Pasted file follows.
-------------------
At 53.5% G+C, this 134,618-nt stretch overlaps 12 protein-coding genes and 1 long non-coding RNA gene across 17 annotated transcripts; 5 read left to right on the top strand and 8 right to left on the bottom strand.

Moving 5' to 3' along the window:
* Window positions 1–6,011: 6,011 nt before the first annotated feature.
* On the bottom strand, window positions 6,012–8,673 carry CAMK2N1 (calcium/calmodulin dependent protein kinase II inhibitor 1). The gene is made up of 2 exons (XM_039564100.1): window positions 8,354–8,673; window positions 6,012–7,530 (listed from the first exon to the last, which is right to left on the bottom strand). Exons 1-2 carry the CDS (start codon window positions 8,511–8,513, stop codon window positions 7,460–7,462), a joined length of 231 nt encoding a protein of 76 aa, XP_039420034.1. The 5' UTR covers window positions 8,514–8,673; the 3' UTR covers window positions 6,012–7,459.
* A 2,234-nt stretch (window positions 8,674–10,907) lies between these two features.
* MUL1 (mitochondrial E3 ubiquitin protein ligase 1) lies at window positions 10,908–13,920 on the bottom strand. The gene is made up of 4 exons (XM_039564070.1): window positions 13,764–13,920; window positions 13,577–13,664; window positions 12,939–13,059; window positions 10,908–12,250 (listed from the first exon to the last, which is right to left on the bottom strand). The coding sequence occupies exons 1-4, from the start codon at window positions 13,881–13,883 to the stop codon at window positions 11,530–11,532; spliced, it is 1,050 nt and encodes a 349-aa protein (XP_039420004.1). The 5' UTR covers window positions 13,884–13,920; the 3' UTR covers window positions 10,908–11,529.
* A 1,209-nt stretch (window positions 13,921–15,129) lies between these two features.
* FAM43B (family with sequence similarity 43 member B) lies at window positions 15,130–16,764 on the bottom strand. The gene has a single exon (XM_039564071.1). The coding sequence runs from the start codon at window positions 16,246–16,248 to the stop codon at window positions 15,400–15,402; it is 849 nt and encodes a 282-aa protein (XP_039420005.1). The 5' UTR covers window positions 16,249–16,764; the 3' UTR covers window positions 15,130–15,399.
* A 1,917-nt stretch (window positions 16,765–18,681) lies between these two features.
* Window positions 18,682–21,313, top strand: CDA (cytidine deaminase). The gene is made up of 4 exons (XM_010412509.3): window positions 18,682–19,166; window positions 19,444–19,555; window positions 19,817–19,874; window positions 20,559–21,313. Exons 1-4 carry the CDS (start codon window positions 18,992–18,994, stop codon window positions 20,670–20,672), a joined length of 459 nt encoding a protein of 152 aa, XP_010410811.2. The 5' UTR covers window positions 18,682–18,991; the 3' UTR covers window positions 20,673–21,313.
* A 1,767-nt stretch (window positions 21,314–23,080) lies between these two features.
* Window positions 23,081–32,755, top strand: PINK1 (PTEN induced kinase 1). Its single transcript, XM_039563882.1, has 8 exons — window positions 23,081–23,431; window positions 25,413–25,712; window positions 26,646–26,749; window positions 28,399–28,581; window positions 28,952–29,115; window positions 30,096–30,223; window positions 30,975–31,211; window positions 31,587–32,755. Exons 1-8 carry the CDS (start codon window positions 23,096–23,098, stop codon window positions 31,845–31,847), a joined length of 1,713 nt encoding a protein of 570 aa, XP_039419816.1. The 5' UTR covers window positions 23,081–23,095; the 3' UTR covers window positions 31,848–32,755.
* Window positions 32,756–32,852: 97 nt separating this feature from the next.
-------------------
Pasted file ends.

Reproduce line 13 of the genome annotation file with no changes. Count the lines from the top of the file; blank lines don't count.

* Window positions 32,756–32,852: 97 nt separating this feature from the next.